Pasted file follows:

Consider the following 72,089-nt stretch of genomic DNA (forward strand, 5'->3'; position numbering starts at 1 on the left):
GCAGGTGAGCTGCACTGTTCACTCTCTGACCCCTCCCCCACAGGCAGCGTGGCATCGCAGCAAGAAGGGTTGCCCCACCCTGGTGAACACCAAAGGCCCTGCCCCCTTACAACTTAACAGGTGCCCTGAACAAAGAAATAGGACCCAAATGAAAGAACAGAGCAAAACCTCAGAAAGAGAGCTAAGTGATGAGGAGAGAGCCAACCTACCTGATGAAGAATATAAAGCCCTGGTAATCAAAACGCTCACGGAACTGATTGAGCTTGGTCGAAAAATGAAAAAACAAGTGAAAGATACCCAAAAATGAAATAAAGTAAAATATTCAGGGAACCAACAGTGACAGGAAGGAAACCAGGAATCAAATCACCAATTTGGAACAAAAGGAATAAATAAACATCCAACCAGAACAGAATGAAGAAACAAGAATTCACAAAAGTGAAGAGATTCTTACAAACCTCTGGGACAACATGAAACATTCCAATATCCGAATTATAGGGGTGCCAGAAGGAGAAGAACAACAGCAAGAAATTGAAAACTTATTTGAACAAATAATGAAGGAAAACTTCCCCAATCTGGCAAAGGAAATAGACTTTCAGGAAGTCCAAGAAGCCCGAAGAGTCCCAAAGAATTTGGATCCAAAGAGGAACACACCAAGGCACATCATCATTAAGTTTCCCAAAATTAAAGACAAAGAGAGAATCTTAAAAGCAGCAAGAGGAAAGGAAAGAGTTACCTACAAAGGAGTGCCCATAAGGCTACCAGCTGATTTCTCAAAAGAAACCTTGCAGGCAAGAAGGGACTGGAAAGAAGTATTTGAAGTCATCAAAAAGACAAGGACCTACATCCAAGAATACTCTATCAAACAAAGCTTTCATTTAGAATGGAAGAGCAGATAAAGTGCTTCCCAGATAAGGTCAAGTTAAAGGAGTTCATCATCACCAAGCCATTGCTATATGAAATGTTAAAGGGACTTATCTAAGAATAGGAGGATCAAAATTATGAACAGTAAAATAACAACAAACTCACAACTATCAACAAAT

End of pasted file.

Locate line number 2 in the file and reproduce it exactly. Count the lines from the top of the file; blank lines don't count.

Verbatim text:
GCAGGTGAGCTGCACTGTTCACTCTCTGACCCCTCCCCCACAGGCAGCGTGGCATCGCAGCAAGAAGGGTTGCCCCACCCTGGTGAACACCAAAGGCCCTGCCCCCTTACAACTTAACAGGTGCCCTGAACAAAGAAATAGGACCCAAATGAAAGAACAGAGCAAAACCTCAGAAAGAGAGCTAAGTGATGAGGAGAGAGCCAACCTACCTGATGAAGAATATAAAGCCCTGGTAATCAAAACGCTCACGGAACTGATTGAGCTTGGTCGAAAAATGAAAAAACAAGTGAAAGATACCCAAAAATGAAATAAAGTAAAATATTCAGGGAACCAACAGTGACAGGAAGGAAACCAGGAATCAAATCACCAATTTGGAACAAAAGGAATAAATAAACATCCAACCAGAACAGAATGAAGAAACAAGAATTCACAAAAGTGAAGAGATTCTTACAAACCTCTGGGACAACATGAAACATTCCAATATCCGAATTATAGGGGTGCCAGAAGGAGAAGAACAACAGCAAGAAATTGAAAACTTATTTGAACAAATAATGAAGGAAAACTTCCCCAATCTGGCAAAGGAAATAGACTTTCAGGAAGTCCAAGAAGCCCGAAGAGTCCCAAAGAATTTGGATCCAAAGAGGAACACACCAAGGCACATCATCATTAAGTTTCCCAAAATTAAAGACAAAGAGAGAATCTTAAAAGCAGCAAGAGGAAAGGAAAGAGTTACCTACAAAGGAGTGCCCATAAGGCTACCAGCTGATTTCTCAAAAGAAACCTTGCAGGCAAGAAGGGACTGGAAAGAAGTATTTGAAGTCATCAAAAAGACAAGGACCTACATCCAAGAATACTCTATCAAACAAAGCTTTCATTTAGAATGGAAGAGCAGATAAAGTGCTTCCCAGATAAGGTCAAGTTAAAGGAGTTCATCATCACCAAGCCATTGCTATATGAAATGTTAAAGGGACTTATCTAAGAATAGGAGGATCAAAATTATGAACAGTAAAATAACAACAAACTCACAACTATCAACAAAT